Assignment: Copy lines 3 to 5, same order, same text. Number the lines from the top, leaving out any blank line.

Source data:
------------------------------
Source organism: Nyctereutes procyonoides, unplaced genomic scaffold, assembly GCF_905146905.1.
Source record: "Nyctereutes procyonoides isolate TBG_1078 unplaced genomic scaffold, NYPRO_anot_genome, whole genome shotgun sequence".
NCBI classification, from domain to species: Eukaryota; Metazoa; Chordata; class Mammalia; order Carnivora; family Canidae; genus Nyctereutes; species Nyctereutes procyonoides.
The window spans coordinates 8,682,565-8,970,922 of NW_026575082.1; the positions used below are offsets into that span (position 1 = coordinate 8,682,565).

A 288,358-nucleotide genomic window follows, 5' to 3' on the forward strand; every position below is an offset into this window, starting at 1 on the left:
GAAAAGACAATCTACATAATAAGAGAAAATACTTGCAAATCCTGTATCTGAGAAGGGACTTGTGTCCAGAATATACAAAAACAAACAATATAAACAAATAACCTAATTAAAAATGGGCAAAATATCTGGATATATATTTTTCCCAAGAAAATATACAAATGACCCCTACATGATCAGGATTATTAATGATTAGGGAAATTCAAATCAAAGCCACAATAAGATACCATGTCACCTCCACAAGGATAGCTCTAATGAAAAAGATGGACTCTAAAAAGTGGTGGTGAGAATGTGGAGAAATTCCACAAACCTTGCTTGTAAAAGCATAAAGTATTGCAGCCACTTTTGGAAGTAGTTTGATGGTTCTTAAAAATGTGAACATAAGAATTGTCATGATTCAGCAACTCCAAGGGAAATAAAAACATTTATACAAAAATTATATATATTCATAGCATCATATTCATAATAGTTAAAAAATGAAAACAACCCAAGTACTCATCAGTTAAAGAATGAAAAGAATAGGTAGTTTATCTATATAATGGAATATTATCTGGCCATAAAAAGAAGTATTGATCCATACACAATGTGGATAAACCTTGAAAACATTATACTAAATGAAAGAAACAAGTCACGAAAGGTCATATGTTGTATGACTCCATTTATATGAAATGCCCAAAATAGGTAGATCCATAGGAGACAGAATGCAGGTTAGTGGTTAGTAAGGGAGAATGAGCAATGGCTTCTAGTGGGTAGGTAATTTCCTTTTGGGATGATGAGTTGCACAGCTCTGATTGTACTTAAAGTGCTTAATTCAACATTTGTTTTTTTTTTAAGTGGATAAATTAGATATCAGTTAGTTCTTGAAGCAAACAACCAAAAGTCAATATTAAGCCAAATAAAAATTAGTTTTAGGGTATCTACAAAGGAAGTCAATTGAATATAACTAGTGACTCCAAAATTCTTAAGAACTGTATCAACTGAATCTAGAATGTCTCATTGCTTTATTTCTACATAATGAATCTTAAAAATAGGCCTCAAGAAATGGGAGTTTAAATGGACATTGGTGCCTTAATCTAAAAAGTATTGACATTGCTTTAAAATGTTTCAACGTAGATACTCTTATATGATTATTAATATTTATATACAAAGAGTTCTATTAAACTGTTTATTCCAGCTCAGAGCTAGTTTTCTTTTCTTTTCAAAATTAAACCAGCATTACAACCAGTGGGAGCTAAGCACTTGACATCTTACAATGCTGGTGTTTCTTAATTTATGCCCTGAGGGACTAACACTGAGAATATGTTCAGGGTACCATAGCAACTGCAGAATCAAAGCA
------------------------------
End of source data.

NCBI classification, from domain to species: Eukaryota; Metazoa; Chordata; class Mammalia; order Carnivora; family Canidae; genus Nyctereutes; species Nyctereutes procyonoides.
The window spans coordinates 8,682,565-8,970,922 of NW_026575082.1; the positions used below are offsets into that span (position 1 = coordinate 8,682,565).

A 288,358-nucleotide genomic window follows, 5' to 3' on the forward strand; every position below is an offset into this window, starting at 1 on the left: